The madness of ignoring what people do

Mike Rowe, TV host, writer and vocal proponent of America’s skilled trades, recently weighed in on doing away with the remaining symbols of work in America’s game of real estate.

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20140411 NEW YORK - APR 11: Mike Rowe hosts a promo video for Time Warner executives announcing the new programming at Time Warner Center in New York, New York on April 11, 2014. (photo by David S. Holloway/CNN)

These days, I try to limit my outrage to onerous parking tickets, ($120! For blocking my own driveway?!) and programs I DVR that run beyond their allotted time. (Come on AMC, you can do better.) But I must confess, I was deeply dismayed to read about the sudden banishment of honest work from the Monopoly board. And I was doubly dismayed by their duly elected replacements—a rubber ducky, a penguin, and a dinosaur. That’s right—we didn’t just eliminate three iconic tokens of work—we supplanted them with a baby’s toy, an over-dressed bird, and a dead lizard.

It began in 2013, when the noble iron was replaced by a cat. (A cat! See? This is what happens when people are allowed to vote on the internet!) In the wake of this travesty, I wrote that the iron was “a truly transformative invention that allowed men and women of all classes to walk around without looking like a piece of used Kleenex.” I also said, with all due respect to felines, that it was “an ironic decision, given the fact that cats view humans with the same contempt that humans view housework.” Anyway, the iron/cat debacle was four years ago, but clearly, a mere harbinger of things to come. We have now lost three more symbols that helped make America great, and their loss is no small thing.

To be clear, I’m fine if Hasbro wants to swap out their classic tokens for rainbows and emoji’s and golden hashtags or whatever else suits them—it’s their sandbox, and every business should be free to roll out the next can of New Coke. (Now there’s a token!) But this recent change is not a reflection of what the company wants—this is a reflection of what real people actually voted for. And the people have spoken. The wheelbarrow is out. The rubber ducky is in. Why is anyone shocked?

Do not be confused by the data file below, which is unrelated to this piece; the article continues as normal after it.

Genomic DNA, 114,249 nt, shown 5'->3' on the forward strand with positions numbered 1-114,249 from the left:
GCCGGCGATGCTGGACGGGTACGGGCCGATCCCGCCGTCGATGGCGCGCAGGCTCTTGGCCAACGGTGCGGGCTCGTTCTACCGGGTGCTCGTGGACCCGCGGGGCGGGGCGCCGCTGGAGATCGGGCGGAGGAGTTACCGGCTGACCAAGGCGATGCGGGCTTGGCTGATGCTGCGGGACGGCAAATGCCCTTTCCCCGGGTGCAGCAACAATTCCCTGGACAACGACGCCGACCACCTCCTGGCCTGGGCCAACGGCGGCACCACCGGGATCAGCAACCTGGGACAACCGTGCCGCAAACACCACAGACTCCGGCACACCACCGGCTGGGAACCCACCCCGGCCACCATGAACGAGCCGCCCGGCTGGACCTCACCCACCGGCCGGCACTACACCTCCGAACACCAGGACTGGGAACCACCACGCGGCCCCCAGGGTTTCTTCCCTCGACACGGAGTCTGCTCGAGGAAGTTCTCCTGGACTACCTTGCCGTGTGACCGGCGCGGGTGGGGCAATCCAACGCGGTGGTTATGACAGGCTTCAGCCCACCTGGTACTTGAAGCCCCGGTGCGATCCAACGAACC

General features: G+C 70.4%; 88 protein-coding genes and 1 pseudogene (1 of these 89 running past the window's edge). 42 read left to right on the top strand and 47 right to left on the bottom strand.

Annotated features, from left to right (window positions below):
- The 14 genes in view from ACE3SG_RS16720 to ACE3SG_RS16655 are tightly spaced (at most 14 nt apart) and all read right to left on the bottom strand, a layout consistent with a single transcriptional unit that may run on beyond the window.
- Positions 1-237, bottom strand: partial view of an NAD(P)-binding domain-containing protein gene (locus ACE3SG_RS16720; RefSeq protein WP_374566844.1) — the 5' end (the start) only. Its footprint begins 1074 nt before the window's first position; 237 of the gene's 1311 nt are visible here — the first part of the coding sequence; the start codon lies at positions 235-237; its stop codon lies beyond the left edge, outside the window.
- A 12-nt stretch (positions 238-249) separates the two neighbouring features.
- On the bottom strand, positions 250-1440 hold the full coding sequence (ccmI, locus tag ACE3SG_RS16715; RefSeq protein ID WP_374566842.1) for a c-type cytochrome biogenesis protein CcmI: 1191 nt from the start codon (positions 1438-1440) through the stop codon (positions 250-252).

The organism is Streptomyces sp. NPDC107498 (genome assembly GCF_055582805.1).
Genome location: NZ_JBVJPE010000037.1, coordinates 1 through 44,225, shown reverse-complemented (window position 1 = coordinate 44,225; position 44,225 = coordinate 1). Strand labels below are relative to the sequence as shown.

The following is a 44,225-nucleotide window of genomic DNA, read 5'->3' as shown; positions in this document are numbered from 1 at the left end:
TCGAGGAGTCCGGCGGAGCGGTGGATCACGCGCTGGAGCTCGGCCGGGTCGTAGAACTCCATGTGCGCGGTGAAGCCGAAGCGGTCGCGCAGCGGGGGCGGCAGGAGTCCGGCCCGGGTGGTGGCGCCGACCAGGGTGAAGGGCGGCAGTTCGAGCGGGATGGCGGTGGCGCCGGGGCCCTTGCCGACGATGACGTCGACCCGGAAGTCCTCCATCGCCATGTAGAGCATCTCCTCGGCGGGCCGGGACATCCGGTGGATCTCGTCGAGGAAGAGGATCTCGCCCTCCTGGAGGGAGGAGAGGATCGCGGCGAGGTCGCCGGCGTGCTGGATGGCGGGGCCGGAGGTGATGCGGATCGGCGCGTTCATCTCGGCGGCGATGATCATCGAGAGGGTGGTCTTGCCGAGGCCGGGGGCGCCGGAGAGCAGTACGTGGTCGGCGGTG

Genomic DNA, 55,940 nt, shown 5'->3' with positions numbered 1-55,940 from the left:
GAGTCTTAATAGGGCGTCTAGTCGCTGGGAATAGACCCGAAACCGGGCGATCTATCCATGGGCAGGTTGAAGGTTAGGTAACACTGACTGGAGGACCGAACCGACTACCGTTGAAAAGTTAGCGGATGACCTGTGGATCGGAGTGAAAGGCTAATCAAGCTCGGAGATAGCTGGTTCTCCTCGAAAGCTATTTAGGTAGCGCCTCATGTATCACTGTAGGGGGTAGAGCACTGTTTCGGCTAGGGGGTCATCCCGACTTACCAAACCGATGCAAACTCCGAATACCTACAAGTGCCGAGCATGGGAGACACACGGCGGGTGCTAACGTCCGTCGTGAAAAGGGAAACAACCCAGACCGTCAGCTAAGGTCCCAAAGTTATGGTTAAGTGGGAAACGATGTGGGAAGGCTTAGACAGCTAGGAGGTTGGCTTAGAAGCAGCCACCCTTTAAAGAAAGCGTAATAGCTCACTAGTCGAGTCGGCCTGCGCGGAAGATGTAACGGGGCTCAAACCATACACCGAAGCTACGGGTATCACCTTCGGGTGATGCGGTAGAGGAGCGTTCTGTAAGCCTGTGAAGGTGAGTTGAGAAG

As of today, we have 5.5 million jobs that companies can’t seem to fill. Why? Because many of those opportunities look like work. Many require the willingness to push a wheelbarrow, or don some steel-toed footwear. I don’t know about the thimble, per se, but I do believe that if society valued the people who make our clothes, the humble thimble would still be passing Go, and still collecting $200. Likewise the wheelbarrow, the iron, and the work boot. But alas—these tokens no longer represent the kind of opportunities that people desire.

Again—I hate to sound like a scold. Like most Americans, I don’t always iron my own clothes, sew my own buttons, or build and haul my own stuff. I couldn’t build a house if my life depended on it. But it’s madness to ignore the people who do, or the tools that allow them to make civilized life possible for the rest of us. Seriously—if Monopoly had debuted with a welding torch or a plunger, do you suppose those tokens would still be there today? Hell, no! They would have been voted off the island long ago, replaced no doubt by a snowflake and a participation trophy.

Of course, I could be reaching a bit. Sometimes, a thimble is just a thimble. I can’t prove the banishment of the wheelbarrow is linked to the shortage of construction workers, anymore than I can prove the sudden popularity of the rubber ducky has anything to do with the advent of safe spaces on college campuses. It’s just a theory. But if you want me to say something I can prove conclusively, how about this: mikeroweWORKS is offering another batch of work ethic scholarships, starting today.

Every year, my foundation helps people get the training they need to pursue jobs that still require tools like wheelbarrows, plungers, steel-toed boots, jack-hammers, back-hoes, band saws, drill presses, and all sorts of other implements no longer suitable for a board game that—again with the irony—relies upon the construction of houses and hotels! This year, we’ve got about $500,000 up for grabs. So—whether you live on Boardwalk or Baltic—if you’d like to learn a skill that’s actually in demand, then please consider yourself officially invited to apply for a work-ethic scholarship today. www.mikeroweWORKS.org/scholarship

In the meantime, remember—there is no such thing as “Free Parking,” and getting out jail is never “free,” (even if you have the magic card.) As for Community Chest, that’s just an old trunk full of bad news.